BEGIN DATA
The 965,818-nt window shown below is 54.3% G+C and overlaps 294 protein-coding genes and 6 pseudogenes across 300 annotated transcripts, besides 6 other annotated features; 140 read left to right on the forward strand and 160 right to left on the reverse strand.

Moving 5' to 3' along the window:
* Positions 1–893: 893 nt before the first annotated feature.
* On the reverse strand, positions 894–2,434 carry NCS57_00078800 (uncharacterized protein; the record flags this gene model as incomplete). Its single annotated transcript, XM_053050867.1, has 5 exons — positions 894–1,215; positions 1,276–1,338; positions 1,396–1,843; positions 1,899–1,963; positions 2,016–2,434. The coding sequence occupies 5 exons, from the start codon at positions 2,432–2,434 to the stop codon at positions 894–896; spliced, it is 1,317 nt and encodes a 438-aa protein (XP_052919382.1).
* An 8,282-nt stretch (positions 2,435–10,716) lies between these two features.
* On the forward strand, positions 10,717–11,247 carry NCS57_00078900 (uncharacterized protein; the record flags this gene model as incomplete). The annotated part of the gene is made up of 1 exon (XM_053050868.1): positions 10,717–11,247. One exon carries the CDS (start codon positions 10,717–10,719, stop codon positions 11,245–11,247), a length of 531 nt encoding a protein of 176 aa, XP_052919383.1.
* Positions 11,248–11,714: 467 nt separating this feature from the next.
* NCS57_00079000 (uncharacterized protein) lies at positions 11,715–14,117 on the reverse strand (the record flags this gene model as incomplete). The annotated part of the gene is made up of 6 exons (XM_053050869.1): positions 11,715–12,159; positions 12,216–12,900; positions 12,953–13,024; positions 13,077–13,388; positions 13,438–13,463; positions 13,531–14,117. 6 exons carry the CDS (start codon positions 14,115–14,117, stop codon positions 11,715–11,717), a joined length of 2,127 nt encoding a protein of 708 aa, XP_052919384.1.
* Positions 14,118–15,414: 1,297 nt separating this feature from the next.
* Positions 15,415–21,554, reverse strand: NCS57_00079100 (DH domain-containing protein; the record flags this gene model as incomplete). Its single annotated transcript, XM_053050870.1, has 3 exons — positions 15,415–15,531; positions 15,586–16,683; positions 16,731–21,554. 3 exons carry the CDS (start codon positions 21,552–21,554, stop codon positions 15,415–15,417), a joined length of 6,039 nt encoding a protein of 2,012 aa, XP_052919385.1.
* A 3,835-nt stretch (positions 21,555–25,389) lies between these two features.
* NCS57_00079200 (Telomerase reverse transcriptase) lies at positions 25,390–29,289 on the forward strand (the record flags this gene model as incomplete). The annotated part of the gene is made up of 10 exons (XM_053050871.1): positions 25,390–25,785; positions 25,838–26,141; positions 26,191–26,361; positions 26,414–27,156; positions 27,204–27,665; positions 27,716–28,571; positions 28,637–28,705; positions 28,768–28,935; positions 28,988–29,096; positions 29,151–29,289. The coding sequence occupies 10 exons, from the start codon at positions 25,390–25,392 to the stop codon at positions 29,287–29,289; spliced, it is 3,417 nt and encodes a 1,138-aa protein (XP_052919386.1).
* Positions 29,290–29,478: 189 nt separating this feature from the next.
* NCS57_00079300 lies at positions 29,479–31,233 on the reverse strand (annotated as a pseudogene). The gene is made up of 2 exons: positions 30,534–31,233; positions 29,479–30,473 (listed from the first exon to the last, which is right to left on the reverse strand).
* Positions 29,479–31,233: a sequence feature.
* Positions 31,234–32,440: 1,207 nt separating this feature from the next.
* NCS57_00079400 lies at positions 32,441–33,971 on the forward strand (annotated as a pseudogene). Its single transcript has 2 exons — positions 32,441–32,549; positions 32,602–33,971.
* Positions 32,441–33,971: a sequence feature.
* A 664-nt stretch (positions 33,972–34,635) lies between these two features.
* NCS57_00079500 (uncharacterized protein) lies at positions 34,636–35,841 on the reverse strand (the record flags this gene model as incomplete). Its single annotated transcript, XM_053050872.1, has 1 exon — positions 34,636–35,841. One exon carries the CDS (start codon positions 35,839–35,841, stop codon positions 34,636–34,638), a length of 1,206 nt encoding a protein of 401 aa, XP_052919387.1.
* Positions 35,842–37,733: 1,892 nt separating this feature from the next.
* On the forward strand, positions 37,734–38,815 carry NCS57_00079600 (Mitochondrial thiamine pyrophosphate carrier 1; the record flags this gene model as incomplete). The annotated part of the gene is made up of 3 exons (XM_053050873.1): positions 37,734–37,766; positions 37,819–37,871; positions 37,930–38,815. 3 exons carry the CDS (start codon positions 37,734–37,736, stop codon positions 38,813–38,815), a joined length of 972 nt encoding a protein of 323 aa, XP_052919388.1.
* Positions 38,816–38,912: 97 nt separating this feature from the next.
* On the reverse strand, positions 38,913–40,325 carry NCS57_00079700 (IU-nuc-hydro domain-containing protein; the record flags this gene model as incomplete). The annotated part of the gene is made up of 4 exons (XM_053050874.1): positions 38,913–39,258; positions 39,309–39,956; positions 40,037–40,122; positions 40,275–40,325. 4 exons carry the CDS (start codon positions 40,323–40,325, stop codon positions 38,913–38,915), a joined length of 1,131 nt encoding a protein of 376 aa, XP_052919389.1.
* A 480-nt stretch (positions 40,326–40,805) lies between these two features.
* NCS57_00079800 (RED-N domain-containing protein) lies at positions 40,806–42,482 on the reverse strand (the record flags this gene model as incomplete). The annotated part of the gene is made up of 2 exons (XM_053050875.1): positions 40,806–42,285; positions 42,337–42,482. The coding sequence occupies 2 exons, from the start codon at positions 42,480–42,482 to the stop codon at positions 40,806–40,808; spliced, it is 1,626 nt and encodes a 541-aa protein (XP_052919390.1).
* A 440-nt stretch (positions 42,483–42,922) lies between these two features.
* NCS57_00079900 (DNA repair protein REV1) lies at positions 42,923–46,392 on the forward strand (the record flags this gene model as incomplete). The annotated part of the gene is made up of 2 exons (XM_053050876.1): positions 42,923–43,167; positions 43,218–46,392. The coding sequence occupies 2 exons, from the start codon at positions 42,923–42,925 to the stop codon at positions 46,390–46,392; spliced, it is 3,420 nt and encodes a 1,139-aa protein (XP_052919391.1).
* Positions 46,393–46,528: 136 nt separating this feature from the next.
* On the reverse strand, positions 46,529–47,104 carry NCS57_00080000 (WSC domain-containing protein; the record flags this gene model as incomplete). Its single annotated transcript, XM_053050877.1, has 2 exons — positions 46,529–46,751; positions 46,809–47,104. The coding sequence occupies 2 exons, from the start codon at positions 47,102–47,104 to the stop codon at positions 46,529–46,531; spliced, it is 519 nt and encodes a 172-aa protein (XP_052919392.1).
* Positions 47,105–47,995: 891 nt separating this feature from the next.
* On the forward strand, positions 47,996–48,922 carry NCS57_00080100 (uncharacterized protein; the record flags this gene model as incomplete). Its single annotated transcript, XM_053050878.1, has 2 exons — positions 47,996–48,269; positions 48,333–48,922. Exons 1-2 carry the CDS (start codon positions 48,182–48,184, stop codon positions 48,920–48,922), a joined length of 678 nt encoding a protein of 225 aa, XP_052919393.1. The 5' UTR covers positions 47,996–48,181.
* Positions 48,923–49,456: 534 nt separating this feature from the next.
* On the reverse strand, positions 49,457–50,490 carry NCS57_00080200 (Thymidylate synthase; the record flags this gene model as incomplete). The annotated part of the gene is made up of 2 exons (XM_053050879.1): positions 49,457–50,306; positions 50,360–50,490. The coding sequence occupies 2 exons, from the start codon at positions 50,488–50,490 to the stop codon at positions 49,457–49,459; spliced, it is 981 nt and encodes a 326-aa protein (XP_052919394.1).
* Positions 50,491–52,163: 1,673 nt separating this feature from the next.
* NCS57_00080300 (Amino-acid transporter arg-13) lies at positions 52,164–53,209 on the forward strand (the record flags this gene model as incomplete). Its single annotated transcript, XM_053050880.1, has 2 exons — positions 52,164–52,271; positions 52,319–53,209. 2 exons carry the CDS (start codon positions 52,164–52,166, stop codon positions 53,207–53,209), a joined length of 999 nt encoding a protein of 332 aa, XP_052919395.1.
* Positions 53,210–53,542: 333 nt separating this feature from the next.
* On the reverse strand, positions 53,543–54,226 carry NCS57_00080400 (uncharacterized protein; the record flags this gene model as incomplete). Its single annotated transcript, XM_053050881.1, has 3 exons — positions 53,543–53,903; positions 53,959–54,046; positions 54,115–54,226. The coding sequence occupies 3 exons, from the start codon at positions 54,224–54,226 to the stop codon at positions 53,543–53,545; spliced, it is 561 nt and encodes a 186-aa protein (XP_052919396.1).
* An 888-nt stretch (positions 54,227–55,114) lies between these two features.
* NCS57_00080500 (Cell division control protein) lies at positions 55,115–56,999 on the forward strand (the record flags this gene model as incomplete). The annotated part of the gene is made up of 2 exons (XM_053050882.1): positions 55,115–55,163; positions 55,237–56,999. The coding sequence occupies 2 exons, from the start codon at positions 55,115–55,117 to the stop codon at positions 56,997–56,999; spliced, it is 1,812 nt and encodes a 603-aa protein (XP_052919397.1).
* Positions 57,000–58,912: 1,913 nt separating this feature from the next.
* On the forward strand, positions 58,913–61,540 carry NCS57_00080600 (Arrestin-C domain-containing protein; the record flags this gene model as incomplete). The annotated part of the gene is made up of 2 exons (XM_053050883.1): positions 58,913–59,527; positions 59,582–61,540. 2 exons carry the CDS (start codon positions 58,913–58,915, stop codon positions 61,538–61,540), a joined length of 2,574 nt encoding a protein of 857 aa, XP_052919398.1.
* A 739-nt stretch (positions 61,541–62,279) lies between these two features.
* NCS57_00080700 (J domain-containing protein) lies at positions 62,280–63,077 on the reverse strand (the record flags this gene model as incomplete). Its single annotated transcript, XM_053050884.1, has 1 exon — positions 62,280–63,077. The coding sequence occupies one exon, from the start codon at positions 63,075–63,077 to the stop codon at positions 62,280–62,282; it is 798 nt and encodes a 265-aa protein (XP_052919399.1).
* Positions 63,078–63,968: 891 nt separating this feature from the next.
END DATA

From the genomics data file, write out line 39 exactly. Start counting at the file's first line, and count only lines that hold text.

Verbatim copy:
* An 888-nt stretch (positions 54,227–55,114) lies between these two features.